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01.12.2012 | Original investigation | Ausgabe 1/2012 Open Access

Cardiovascular Diabetology 1/2012

In-hospital death in acute coronary syndrome was related to admission glucose in men but not in women

Zeitschrift:
Cardiovascular Diabetology > Ausgabe 1/2012
Autoren:
Julio Yoshio Takada, Rogério Bicudo Ramos, Larissa Cardoso Roza, Solange Desiree Avakian, José Antonio Franchini Ramires, Antonio de Pádua Mansur
Wichtige Hinweise

Electronic supplementary material

The online version of this article (doi:10.​1186/​1475-2840-11-47) contains supplementary material, which is available to authorized users.

Competing interests

Conflicts of Interest and Source of Funding: Authors declare no conflicts of interest. This study was partially supported by FAPESP and CNPq.

Authors’ contribution

JYT cared out paper conception, writing, data collection and statistical analysis. RBR, LCR, SDA participated in data collection. JAFR participated in data analysis and review process. APM carried out paper conception, data collection and analysis. All authors read and approved the final manuscript.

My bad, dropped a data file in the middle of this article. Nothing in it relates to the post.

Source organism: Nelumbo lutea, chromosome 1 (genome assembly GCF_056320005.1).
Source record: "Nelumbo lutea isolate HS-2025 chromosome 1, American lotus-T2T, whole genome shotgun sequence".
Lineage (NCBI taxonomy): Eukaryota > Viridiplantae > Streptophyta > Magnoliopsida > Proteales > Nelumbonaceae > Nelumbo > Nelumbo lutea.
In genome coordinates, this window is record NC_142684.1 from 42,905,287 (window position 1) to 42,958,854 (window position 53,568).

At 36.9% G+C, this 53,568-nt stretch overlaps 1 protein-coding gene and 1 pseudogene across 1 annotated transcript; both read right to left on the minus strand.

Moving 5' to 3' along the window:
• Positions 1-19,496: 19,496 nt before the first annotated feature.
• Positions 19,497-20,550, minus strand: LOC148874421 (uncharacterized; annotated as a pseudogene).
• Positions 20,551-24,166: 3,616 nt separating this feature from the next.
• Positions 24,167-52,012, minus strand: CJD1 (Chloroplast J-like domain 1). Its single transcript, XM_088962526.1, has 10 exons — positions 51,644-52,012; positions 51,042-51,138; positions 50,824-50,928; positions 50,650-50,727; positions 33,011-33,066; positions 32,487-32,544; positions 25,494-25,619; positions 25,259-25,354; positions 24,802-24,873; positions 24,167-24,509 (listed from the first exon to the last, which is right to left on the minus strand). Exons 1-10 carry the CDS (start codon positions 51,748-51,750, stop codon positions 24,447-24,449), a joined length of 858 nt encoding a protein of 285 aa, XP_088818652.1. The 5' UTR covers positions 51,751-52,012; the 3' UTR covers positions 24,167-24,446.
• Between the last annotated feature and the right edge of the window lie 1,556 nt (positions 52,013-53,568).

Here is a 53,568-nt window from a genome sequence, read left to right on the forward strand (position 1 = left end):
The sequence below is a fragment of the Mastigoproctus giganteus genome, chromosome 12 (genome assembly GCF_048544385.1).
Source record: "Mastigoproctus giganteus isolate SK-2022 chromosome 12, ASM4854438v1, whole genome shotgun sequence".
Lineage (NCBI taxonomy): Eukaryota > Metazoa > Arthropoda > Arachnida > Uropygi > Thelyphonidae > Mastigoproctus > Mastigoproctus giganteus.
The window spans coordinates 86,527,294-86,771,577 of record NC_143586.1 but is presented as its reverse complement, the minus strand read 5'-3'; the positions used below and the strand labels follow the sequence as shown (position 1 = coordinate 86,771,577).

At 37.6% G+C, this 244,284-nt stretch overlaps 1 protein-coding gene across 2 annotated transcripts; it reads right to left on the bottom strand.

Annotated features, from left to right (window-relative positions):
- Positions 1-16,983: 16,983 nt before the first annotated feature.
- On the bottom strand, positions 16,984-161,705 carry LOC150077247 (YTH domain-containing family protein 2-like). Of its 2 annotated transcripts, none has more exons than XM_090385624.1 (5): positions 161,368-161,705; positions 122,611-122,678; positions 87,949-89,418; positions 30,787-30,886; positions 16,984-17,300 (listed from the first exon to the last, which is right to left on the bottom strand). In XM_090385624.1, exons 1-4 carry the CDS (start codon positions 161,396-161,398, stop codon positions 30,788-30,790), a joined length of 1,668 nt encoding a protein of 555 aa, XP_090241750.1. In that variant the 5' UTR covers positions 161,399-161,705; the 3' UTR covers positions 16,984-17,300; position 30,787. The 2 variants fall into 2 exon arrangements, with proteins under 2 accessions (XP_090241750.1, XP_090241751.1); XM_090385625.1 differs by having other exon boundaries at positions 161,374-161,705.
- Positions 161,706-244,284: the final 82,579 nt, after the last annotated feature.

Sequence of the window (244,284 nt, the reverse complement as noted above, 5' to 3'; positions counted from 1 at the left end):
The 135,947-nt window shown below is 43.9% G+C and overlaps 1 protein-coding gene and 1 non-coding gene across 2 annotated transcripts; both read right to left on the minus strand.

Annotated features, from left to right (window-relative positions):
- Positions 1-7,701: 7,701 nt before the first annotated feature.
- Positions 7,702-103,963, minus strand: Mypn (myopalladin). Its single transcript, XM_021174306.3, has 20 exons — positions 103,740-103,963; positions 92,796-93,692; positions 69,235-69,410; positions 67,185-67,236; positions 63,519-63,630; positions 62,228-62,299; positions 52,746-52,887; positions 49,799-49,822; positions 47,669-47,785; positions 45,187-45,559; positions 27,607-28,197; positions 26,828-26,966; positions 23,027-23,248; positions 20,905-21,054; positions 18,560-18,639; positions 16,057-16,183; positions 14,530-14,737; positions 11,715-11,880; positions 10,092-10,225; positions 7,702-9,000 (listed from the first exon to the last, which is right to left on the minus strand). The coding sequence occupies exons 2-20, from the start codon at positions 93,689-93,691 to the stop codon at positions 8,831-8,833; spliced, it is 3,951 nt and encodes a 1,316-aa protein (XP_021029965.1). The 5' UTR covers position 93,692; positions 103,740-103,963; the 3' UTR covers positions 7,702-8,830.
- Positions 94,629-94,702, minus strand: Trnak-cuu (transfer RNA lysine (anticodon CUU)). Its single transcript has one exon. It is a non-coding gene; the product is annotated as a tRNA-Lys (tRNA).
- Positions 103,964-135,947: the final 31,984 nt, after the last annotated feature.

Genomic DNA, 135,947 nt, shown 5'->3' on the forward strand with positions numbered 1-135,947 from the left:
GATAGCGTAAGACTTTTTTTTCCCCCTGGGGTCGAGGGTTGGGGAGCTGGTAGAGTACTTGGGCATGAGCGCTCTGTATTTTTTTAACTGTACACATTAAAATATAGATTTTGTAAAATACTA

Abstract

Background

Admission hyperglycaemia is associated with mortality in patients with acute coronary syndrome (ACS), but controversy exists whether hyperglycaemia uniformly affects both genders. We evaluated coronary risk factors, gender, hyperglycaemia and their effect on hospital mortality.

Methods

959 ACS patients (363 women and 596 men) were grouped based on glycaemia ≥ or < 200 mg/dL and gender: men with glucose < 200 mg/dL (menG-); women with glucose < 200 mg/dL (womenG-); men with glucose ≥ 200 mg/dL (menG+); and women with glucose ≥ 200 mg/dL (womenG+). A logistic regression analysis compared the relation between gender and glycaemia groups and death, adjusted for coronary risk factors and laboratory data.

Results group

menG- had lower mortality than menG + (OR = 0.172, IC95% 0.062-0.478), and womenG + (OR = 0.275, IC95% 0.090-0.841); womenG- mortality was lower than menG + (OR = 0.230, IC95% 0.074-0.717). No difference was found between menG + vs womenG + (p = 0.461), or womenG- vs womenG + (p = 0.110). Age (OR = 1.067, IC95% 1.031–1.104), EF (OR = 0.942, IC95% 0.915-0.968), and serum creatinine (OR = 1.329, IC95% 1.128-1.566) were other independent factors related to in-hospital death.

Conclusions

Death was greater in hyperglycemic men compared to lower blood glucose men and women groups, but there was no differences between women groups in respect to glycaemia after adjustment for coronary risk factors.
Zusatzmaterial
Authors’ original file for figure 1
12933_2012_459_MOESM1_ESM.gif
Authors’ original file for figure 2
12933_2012_459_MOESM2_ESM.gif
Literatur
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